The idea of a civic environmental mobilization on New Deal-era concepts was proposed by President Franklin D. Roosevelt to fight depression—specifically, the Civilian Conservation Corps, started in 1933, to provide on-the-job training and stipends to young men. Many of Biden’s staff Roosevelt as the current president seeks to spur economic recovery and prepares for future shocks from the climate crisis.
Today’s core programs generally serve two purposes: to serve some kind of public good, and to prepare their members for a particular occupation. In Philadelphia, PowerCorpsPHL members join “industry academies” that focus on stormwater infrastructure, urban forestry, and solar power. Since Hilangus co-founded the program in 2013, its members have planted more than 11,000 trees—a key strategy for cooling city neighborhoods that tend to be hotter than surrounding, greener areas. . Many of his alumni later go on to find related work – for example, members of the Solar Academy may get a job installing or selling solar panels.
A similar program in New York City, called Green City Force, employs public housing residents who have built sustainable farms on public housing properties to provide organic, local produce to other residents. They remodel homes to make them more energy efficient, an occupation in which 65 percent of program graduates have gone on to find employment.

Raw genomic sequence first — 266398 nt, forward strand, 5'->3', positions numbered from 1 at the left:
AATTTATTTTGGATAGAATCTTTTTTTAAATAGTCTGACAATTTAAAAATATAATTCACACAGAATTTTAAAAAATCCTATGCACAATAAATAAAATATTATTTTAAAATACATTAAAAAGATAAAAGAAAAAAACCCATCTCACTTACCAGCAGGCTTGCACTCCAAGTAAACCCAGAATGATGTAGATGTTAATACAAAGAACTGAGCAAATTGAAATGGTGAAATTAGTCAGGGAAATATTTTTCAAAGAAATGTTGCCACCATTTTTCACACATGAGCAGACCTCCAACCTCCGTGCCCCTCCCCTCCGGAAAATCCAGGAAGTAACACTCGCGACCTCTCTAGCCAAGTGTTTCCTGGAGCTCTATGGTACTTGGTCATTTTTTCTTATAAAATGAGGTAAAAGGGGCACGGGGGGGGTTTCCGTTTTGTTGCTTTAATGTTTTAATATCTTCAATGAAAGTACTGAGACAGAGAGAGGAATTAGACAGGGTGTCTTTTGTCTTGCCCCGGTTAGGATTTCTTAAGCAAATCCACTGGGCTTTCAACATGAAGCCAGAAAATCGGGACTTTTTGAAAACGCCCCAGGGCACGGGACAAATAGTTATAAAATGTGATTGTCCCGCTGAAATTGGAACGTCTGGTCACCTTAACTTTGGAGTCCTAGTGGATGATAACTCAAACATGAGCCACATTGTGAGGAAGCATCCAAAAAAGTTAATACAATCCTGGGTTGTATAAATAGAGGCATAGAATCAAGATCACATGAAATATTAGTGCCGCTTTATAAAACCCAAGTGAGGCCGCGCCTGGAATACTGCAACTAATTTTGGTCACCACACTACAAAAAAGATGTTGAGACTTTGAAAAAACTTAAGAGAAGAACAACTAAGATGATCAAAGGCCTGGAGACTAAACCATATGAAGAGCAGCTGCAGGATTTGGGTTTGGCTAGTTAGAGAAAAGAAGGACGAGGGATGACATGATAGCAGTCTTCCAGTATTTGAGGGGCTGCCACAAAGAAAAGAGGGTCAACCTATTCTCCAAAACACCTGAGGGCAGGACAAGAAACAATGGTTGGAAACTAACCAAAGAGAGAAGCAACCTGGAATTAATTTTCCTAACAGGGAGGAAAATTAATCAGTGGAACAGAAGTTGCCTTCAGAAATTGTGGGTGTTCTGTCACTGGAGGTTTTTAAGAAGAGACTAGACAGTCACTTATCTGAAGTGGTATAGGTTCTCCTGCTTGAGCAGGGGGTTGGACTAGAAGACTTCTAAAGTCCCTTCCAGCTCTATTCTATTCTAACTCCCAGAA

“We hear from a lot of cores that there is a need for institutional support that is equitable and equitable and strongly funded, to make sure they have the monetary resources to go out into the community to recruit people, they They need to provide training, and to hire them,” says Becca Ellison, deputy policy director at the nonprofit Evergreen Action. Evergreen, environmental activist group Sunrise Movement, and Democratic lawmakers are also asking that 50 percent of the funding and jobs for the Climate Corps go to environmental justice communities. Those are places that have become heavily burdened by pollution from industry, and typically have low-income residents and residents of color.